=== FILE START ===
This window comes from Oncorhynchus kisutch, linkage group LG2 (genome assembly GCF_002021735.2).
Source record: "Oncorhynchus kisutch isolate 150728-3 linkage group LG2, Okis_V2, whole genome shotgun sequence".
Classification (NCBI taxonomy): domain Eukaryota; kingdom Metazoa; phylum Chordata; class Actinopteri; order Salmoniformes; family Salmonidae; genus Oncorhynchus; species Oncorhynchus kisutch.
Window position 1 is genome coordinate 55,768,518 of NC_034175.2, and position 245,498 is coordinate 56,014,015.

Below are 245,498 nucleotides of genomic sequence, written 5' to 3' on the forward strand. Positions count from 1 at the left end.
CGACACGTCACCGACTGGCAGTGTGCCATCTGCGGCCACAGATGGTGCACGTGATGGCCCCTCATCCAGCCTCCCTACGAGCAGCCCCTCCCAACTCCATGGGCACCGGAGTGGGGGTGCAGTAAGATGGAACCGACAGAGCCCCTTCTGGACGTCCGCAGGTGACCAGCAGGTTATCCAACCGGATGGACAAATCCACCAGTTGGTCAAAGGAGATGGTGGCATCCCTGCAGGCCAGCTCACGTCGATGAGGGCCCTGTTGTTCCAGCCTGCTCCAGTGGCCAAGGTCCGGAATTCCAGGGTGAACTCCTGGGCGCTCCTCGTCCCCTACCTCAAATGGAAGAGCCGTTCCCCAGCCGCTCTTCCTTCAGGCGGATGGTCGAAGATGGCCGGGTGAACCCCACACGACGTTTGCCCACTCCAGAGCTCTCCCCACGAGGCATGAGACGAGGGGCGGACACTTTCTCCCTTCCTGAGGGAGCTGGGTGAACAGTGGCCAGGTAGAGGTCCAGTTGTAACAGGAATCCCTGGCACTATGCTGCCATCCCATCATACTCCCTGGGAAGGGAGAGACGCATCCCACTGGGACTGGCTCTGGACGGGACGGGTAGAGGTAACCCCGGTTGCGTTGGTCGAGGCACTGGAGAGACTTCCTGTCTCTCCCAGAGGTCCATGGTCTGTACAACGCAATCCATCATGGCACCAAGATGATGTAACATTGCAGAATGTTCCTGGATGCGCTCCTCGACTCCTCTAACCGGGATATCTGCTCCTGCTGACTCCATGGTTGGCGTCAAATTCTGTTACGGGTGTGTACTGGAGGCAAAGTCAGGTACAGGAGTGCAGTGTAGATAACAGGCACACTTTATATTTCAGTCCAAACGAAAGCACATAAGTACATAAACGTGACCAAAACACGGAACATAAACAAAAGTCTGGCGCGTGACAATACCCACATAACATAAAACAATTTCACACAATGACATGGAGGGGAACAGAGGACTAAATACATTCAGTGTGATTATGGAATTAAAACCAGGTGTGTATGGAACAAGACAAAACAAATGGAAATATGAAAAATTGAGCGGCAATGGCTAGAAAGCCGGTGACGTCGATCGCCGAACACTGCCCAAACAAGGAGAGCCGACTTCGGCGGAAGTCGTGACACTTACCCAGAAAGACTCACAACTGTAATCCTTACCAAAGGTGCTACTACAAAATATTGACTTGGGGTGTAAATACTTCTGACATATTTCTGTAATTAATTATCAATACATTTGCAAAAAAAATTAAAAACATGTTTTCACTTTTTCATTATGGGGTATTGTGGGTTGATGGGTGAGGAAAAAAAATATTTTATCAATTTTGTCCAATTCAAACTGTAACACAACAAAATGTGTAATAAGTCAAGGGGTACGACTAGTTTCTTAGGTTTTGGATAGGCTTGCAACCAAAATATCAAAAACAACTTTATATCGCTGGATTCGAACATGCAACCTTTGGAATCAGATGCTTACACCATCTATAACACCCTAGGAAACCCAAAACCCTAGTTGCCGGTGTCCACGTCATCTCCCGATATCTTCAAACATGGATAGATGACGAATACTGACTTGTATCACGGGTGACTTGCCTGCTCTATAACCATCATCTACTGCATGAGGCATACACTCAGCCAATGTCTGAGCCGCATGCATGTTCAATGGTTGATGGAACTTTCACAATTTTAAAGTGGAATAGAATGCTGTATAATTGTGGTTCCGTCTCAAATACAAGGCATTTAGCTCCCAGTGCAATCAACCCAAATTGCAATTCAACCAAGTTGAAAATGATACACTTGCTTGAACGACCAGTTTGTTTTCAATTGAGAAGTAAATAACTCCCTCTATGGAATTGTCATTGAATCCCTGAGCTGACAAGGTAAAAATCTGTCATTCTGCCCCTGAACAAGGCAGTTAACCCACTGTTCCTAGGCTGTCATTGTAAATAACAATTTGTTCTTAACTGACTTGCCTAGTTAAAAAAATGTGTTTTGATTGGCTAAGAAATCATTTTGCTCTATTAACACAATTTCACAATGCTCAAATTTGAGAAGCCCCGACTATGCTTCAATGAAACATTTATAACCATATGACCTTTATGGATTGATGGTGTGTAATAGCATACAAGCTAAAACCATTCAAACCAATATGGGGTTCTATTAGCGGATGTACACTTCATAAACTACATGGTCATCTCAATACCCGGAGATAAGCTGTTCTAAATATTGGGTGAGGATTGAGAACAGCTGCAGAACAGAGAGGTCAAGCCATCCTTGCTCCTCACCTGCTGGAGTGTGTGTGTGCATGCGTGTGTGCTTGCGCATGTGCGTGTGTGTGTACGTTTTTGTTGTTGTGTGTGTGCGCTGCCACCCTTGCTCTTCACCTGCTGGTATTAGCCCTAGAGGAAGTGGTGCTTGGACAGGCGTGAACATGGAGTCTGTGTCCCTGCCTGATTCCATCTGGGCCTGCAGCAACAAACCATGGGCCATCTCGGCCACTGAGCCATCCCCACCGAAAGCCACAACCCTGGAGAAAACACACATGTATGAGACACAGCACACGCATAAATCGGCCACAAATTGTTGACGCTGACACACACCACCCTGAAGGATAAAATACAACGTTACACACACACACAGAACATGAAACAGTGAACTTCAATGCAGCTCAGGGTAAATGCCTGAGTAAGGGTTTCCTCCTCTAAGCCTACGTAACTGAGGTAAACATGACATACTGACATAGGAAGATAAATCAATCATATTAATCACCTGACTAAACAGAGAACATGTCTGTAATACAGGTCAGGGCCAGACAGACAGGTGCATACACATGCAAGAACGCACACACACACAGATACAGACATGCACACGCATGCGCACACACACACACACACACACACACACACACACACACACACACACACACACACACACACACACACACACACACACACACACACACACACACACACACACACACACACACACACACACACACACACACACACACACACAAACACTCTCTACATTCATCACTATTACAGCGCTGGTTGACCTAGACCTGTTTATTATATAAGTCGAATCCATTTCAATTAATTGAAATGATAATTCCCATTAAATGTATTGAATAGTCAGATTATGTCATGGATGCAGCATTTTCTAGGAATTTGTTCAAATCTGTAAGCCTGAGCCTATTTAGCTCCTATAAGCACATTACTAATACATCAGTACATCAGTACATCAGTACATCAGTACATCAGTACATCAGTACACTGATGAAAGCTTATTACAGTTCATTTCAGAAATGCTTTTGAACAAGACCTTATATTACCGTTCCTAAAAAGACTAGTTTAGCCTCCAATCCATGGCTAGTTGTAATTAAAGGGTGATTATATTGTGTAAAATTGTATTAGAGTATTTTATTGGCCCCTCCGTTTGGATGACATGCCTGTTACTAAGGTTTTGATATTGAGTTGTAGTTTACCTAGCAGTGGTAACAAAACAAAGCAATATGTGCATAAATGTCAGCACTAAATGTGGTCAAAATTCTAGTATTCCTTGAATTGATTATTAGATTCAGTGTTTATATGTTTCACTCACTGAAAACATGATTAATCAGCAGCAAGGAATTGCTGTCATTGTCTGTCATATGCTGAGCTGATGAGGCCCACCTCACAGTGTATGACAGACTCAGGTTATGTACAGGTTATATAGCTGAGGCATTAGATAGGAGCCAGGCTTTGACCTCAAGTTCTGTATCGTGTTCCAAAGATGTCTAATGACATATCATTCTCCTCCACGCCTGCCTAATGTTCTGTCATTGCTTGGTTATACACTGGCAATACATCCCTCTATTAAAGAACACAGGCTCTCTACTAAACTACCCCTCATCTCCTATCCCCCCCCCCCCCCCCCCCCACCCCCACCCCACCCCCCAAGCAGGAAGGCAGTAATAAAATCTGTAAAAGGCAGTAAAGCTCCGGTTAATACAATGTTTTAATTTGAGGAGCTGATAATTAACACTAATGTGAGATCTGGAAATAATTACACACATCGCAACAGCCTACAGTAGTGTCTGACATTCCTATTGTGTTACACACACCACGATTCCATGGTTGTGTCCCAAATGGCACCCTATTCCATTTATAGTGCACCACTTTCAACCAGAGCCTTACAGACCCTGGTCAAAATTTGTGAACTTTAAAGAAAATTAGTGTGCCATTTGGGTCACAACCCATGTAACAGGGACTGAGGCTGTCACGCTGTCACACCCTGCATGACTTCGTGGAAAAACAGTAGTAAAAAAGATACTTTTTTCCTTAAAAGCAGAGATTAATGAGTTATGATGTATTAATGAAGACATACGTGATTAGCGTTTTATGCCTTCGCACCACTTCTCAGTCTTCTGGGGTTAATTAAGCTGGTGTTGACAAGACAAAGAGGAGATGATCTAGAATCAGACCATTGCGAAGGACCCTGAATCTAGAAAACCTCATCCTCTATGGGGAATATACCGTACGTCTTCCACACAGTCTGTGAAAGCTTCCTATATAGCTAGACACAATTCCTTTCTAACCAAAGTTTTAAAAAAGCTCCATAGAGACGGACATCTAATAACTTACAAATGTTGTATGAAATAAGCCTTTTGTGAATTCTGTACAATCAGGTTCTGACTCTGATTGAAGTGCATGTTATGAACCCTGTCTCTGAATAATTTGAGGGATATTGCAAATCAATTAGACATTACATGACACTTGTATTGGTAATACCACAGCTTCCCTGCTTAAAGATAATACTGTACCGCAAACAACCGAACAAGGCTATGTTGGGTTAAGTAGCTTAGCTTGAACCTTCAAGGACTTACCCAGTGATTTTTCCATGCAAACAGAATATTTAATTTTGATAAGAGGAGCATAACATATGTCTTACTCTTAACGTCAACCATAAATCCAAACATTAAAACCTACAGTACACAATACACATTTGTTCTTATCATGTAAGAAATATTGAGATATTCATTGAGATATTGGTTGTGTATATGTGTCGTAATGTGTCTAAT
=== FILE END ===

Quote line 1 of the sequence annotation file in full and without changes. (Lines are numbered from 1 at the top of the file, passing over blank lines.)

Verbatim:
This window comes from Oncorhynchus kisutch, linkage group LG2 (genome assembly GCF_002021735.2).